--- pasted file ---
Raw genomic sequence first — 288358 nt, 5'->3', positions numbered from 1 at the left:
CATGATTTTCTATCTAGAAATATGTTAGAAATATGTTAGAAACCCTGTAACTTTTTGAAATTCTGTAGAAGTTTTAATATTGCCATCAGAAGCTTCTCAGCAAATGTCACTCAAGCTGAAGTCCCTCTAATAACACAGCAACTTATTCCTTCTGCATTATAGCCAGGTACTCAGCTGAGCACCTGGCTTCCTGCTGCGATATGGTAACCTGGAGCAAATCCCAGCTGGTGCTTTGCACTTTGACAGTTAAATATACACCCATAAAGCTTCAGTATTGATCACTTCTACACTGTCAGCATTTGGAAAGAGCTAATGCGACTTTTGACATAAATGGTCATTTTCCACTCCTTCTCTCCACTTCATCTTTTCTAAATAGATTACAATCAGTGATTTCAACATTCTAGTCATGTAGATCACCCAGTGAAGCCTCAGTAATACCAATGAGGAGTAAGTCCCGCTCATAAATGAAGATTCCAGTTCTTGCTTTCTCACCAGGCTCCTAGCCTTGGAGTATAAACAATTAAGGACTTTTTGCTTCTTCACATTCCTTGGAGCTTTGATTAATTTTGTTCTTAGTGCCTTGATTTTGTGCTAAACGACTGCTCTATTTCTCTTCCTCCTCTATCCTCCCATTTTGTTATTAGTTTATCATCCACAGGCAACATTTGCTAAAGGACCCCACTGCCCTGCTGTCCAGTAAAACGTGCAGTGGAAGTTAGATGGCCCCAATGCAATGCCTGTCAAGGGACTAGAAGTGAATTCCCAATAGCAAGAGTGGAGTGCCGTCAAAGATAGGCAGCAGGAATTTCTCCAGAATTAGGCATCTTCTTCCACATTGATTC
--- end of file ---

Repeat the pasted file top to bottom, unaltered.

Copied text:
Raw genomic sequence first — 288358 nt, 5'->3', positions numbered from 1 at the left:
CATGATTTTCTATCTAGAAATATGTTAGAAATATGTTAGAAACCCTGTAACTTTTTGAAATTCTGTAGAAGTTTTAATATTGCCATCAGAAGCTTCTCAGCAAATGTCACTCAAGCTGAAGTCCCTCTAATAACACAGCAACTTATTCCTTCTGCATTATAGCCAGGTACTCAGCTGAGCACCTGGCTTCCTGCTGCGATATGGTAACCTGGAGCAAATCCCAGCTGGTGCTTTGCACTTTGACAGTTAAATATACACCCATAAAGCTTCAGTATTGATCACTTCTACACTGTCAGCATTTGGAAAGAGCTAATGCGACTTTTGACATAAATGGTCATTTTCCACTCCTTCTCTCCACTTCATCTTTTCTAAATAGATTACAATCAGTGATTTCAACATTCTAGTCATGTAGATCACCCAGTGAAGCCTCAGTAATACCAATGAGGAGTAAGTCCCGCTCATAAATGAAGATTCCAGTTCTTGCTTTCTCACCAGGCTCCTAGCCTTGGAGTATAAACAATTAAGGACTTTTTGCTTCTTCACATTCCTTGGAGCTTTGATTAATTTTGTTCTTAGTGCCTTGATTTTGTGCTAAACGACTGCTCTATTTCTCTTCCTCCTCTATCCTCCCATTTTGTTATTAGTTTATCATCCACAGGCAACATTTGCTAAAGGACCCCACTGCCCTGCTGTCCAGTAAAACGTGCAGTGGAAGTTAGATGGCCCCAATGCAATGCCTGTCAAGGGACTAGAAGTGAATTCCCAATAGCAAGAGTGGAGTGCCGTCAAAGATAGGCAGCAGGAATTTCTCCAGAATTAGGCATCTTCTTCCACATTGATTC